The number of officers in the NYPD’s counterterrorism unit could be cut by as much as 75% – with 240 of its 300 officers redeployed to street patrols as the force faces a staffing crisis
- NYPD officers from the Counterterrorism Bureau received news that their team could soon be downsized
- Up to 75 percent of these officers would instead be assigned to street patrols and other staff vacancies
- The timeline for this change has not yet been confirmed
The NYPD’s counterterrorism unit’s workforce could be cut by as much as 75% and 240 of its 300 police officers redeployed to street-level patrols as the force faces a staffing crisis.
Members of the NYPD’s Critical Response Command, described as the “first lines of defense against a terrorist attack,” were warned this week about the possible cuts in an internal memo.
In the memo, obtained by The New York PostDeputy Chief Scott Shanley said, “Today I was informed that our unit will be significantly reduced in size, up to 75 percent.”
New York has traditionally been a target for terrorists, as the September 11 attack just reached its 22nd anniversary and has gone down in history as one of the largest terrorist attacks the US has ever seen.
The new 116th Precinct in Queens, which opens next spring, would be included in this cut.
Members of the NYPD’s Critical Response Command, described as the “first lines of defense against a terrorist attack,” were warned this week about the potential cuts in an internal memo
Sources were reported by Gothamist on Wednesday that the current number of officers in the unit could drop to as few as 60 if the new plan goes through.
The CRC unit started eight years ago with 500 officers. According to the NYPD website“CRC members are trained to respond quickly, with sufficient expertise and force, to the most organized and heavily armed attacks.”
The Counterterrorism Division itself has a wide range of responsibilities, as police are assigned to attend major events in many parts of New York, such as Times Square for New Year’s Eve, the US Open, the West Village Halloween Parade and the Rockefeller Center Christmas tree lighting.
When they’re not at these major events, they can be found at other Big Apple hotspots like Penn Station, Grand Central Station, the Intrepid, the Israeli Consulate, and courthouses around the city.
These trained authorities are also dispatched when high-level politicians, such as the president, are in town.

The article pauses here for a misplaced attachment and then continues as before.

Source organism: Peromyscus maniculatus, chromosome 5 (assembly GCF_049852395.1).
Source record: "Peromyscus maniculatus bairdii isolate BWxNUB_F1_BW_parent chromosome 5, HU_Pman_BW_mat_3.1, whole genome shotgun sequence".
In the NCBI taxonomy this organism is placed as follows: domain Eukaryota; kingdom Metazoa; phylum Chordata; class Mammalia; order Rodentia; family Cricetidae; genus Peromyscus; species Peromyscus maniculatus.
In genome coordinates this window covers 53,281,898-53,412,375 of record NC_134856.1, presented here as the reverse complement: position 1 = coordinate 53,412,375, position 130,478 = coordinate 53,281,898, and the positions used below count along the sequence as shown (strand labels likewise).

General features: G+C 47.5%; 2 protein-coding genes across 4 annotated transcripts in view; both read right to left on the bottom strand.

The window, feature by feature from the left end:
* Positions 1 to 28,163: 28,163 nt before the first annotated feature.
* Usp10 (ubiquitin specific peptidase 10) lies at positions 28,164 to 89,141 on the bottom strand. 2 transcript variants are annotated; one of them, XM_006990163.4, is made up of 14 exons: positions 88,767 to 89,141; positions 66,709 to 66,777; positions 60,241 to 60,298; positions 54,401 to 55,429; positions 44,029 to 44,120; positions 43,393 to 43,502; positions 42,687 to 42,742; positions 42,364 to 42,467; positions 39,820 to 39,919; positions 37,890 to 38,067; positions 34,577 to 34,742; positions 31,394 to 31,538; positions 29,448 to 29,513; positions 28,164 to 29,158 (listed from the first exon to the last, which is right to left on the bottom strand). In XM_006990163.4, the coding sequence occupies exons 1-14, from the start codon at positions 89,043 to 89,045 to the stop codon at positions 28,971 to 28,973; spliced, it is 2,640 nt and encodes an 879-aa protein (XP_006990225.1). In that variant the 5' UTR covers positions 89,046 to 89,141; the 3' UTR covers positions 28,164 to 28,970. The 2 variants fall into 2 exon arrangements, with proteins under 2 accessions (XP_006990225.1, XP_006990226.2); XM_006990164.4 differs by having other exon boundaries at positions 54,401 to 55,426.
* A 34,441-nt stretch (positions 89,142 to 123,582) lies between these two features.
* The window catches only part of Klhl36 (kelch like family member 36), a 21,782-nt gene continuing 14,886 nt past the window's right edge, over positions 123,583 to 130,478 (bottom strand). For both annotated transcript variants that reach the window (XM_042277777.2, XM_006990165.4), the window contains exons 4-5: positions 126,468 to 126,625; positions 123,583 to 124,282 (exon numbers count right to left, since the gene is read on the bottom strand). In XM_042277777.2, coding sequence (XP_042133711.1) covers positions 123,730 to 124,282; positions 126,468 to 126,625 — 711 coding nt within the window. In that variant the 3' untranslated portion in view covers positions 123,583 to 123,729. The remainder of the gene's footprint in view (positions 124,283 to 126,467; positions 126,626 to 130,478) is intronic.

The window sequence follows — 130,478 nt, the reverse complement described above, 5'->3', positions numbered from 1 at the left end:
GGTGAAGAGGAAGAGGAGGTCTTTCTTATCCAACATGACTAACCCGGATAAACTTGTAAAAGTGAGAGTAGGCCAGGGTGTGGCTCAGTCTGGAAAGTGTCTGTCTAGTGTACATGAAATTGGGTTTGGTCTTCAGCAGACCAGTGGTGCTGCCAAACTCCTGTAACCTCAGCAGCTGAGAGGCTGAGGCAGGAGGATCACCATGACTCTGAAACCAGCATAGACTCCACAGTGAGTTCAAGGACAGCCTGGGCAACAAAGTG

Indicated by Gothamist On Wednesday, sources said the current number of officers in the unit could drop to as few as 60 if the new plan goes ahead.
In addition to the proposed 75% reduction for officers in the unit, the 60 supervisors staffing the unit could be reduced to just 10, a source told The New York Post.
Sources also told The Post that this setback would also affect other units, such as the 18 K-9 units that were hoping to move to Randall’s Island for use by the CRC.
If the CRC officers are transferred elsewhere, the Narcotics and Emergency Services Unit could be assigned these police dogs, sources told The Post.
The CRC unit started eight years ago with 500 officers. According to the NYPD website, “CRC members are trained to respond quickly, with sufficient expertise and force, to the most organized and heavily armed attacks.”
It is still unclear when this change might occur or when officers will be transferred to their new assignments
Although CRC officers recently received new heavy-duty body armor, the order for new helmets has since been canceled.
Judith Harrison, who has been with the NYPD for 26 years, is the current Deputy Chief of Counterterrorism for the NYPD Counterterrorism Bureau.
Despite the sweeping changes outlined in the memo, officials insist no plans are yet set in stone.
In a statement from NYPD Deputy Commissioner Tarik Sheppard, he said Wednesday: “We are not committed to changing the size of any unit, and certainly do not intend to change any part of our intelligence and counterterrorism apparatus during the annual meeting of the UN. General meeting.’
It is still unclear when this change might occur or when officers will be transferred to their new assignments.